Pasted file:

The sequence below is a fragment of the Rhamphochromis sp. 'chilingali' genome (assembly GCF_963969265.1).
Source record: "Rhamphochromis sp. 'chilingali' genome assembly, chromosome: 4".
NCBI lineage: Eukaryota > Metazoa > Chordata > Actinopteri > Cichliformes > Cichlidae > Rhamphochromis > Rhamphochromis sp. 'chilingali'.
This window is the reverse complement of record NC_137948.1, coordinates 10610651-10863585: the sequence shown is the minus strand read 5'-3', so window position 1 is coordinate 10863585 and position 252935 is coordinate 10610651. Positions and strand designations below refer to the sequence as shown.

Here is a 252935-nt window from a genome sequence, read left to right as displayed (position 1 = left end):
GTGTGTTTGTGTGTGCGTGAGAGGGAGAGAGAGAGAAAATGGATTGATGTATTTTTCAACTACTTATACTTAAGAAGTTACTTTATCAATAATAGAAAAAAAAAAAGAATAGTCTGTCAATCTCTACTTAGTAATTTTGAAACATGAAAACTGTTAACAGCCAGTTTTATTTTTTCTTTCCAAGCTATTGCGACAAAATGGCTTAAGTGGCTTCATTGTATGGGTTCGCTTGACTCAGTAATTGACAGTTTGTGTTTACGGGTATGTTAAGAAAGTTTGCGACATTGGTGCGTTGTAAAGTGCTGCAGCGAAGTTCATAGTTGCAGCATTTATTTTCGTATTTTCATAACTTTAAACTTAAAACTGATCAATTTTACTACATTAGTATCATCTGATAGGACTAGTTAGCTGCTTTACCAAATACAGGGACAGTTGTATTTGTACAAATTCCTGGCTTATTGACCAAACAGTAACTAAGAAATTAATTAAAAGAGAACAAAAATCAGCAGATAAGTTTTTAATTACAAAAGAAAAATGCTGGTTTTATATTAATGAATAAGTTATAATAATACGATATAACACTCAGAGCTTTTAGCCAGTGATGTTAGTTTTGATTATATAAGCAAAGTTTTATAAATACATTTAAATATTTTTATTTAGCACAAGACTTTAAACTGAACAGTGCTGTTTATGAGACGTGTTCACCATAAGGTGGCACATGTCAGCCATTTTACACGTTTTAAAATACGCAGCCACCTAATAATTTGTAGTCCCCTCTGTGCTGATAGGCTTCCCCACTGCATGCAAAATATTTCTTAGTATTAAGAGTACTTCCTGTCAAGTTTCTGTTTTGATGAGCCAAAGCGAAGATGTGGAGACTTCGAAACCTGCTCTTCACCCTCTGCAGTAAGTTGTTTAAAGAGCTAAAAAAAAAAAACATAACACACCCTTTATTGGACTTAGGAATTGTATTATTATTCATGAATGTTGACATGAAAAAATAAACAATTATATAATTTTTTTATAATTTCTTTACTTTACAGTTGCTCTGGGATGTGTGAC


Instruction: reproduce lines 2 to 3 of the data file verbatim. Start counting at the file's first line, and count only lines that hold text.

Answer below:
Source record: "Rhamphochromis sp. 'chilingali' genome assembly, chromosome: 4".
NCBI lineage: Eukaryota > Metazoa > Chordata > Actinopteri > Cichliformes > Cichlidae > Rhamphochromis > Rhamphochromis sp. 'chilingali'.